Everything you need to know about the threat of grass carp to the Great Lakes
Do you love fishing and boating on the Great Lakes? Are you passionate about the wildlife that live in the Great Lakes? If so, we have an important mission for you: Be on the lookout for grass carp!
Grass carp is one of four invasive Asian carp species threatening to invade the Great Lakes. The other three are bighead carp, black carp and silver carp. These aquatic invaders were introduced to the southern United States in the late 1960s and 1970s for use as biological control in aquaculture facilities.
When rivers near these facilities flooded, it allowed bighead, silver and black carps to escape and eventually make their way into the Mississippi River Basin. The spread of grass carp has largely been the result of stocking for aquatic vegetation control.
Of the four species, grass carp is the most imminent threat to the Great Lakes. Researchers recently found evidence of natural reproduction in the Sandusky and Maumee rivers, both tributaries of Lake Erie in the U.S. However, there is currently no evidence of an established population in the Great Lakes, and monitoring continues.
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One major problem with grass carp is their voracious appetite. They mostly eat aquatic vegetation and can consume up to 40 per cent of their body weight in food daily. They only digest about half of the plant material that they consume each day and expel the remaining material, which pollutes the water, reducing water clarity and promoting algal blooms. These eating habits also alter ecosystems by reducing food sources, shelter and spawning areas for native fishes. Just 10 adult grass carp per hectare can reduce wetland vegetation by up to 50 per cent. If they became established in the Great Lakes, it’s predicted that they would have a significant impact on 33 fish species and 18 bird species.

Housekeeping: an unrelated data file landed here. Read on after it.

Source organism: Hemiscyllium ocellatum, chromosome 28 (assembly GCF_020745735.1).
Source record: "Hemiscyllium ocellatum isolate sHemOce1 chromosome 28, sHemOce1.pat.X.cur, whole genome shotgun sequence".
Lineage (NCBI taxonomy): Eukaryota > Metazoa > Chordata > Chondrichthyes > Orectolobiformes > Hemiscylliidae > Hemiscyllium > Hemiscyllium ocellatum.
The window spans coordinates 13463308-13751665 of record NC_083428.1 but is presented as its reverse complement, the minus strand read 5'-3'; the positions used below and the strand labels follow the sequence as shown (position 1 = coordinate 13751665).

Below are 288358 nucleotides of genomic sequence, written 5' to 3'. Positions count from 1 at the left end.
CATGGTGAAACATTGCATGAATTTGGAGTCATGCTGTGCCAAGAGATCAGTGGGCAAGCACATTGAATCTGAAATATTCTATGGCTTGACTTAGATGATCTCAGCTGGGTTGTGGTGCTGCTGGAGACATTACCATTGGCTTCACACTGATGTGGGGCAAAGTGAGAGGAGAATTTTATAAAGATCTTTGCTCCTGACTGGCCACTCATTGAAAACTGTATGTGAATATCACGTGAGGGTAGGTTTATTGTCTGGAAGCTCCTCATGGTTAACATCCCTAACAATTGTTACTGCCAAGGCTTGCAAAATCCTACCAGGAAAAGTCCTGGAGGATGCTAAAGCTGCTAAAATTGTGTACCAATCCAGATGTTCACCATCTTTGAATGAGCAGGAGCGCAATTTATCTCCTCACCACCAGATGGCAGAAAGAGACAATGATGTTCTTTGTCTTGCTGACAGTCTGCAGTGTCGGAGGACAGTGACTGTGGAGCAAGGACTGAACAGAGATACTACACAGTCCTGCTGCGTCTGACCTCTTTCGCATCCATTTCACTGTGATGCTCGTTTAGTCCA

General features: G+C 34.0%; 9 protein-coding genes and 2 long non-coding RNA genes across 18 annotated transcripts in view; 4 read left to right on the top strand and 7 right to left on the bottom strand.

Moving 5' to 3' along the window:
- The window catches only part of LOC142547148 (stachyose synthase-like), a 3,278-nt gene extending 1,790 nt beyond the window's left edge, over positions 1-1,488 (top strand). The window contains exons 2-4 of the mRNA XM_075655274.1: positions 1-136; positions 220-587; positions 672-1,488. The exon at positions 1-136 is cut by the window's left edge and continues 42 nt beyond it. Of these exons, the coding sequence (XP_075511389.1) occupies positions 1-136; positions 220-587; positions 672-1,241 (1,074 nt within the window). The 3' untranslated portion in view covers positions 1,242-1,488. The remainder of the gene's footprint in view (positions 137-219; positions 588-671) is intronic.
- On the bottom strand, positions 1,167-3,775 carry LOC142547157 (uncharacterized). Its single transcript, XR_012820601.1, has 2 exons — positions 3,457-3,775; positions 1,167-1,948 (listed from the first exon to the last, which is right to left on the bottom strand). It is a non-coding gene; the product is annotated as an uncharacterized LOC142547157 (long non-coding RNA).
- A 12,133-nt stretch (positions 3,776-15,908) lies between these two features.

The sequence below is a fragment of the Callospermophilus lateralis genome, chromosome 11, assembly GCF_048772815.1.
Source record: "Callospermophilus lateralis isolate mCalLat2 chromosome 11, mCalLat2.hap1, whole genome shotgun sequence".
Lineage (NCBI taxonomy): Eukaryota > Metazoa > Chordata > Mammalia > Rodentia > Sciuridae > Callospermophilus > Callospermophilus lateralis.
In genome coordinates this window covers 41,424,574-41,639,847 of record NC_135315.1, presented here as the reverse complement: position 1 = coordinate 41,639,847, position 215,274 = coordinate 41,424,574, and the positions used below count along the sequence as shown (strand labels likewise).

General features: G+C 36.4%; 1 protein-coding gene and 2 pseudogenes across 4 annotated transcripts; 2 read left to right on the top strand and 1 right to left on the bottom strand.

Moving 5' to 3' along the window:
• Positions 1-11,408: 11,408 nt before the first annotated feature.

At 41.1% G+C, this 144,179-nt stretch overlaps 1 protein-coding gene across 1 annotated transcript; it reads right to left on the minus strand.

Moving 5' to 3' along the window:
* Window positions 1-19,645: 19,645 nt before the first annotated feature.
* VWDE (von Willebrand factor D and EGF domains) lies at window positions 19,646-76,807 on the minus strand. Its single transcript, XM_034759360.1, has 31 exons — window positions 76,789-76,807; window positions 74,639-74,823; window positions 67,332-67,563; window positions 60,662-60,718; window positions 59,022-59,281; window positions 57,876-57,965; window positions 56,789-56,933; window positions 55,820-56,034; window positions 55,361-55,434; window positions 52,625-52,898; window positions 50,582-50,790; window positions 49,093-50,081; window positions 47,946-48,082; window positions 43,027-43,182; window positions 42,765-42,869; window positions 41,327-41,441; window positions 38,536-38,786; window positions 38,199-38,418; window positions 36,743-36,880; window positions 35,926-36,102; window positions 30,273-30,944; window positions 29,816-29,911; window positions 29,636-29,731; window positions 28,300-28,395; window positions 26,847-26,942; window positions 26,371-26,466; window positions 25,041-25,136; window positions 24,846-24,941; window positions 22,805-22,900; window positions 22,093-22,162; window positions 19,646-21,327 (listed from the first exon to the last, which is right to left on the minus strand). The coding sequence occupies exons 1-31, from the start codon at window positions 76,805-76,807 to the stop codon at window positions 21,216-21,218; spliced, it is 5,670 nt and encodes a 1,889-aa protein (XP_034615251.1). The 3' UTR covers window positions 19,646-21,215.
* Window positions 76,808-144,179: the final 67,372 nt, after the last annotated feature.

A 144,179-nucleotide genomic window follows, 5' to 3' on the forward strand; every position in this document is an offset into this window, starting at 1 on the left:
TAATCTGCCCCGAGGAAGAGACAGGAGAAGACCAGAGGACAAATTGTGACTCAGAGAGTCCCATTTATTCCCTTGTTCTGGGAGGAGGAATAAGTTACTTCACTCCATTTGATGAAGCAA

Grass carp also grow very large, very quickly. Reaching sizes of approximately 1.5 metres and weighing 45 kilograms, they quickly outgrow the gape (mouth) size of any native predators (such as northern pike) that could control their populations.
Many agencies across Canada and the U.S. are working to prevent grass carp from becoming established in the Great Lakes. Fisheries and Oceans Canada does extensive early detection surveillance at approximately 36 high-risk locations throughout the Great Lakes. The Ontario Ministry of Natural Resources and Forestry conducts eDNA sampling to test the waters for traces of Asian carp DNA. There are also many American agencies working on monitoring and prevention on the U.S. side of the Great Lakes, and bi-national research on grass carp biology and prevention is ongoing.
But these groups can’t protect the Great Lakes alone. They need your help!
The most important thing you can do as a concerned community member is learn how to identify grass carp and report all sightings of suspected grass carp. In Ontario, you can report to the Invading Species Hotline (1-800-563-7711), the EDDMapS Ontario App (available for Apple and Android) or eddmaps.org/Ontario. Click here to learn about reporting information for other Canadian provinces and territories.
Another way to help is to ensure that you don’t dump your bait. You never know what species might be in your bait bucket, and juvenile Asian carps can look very similar to common baitfish species! Be sure to check your provincial regulations regarding the use of live bait. Also keep in mind that it is illegal to import, possess or transport Asian carps unless they are dead and eviscerated.
Visit asiancarp.ca to learn more about the threat of grass carp!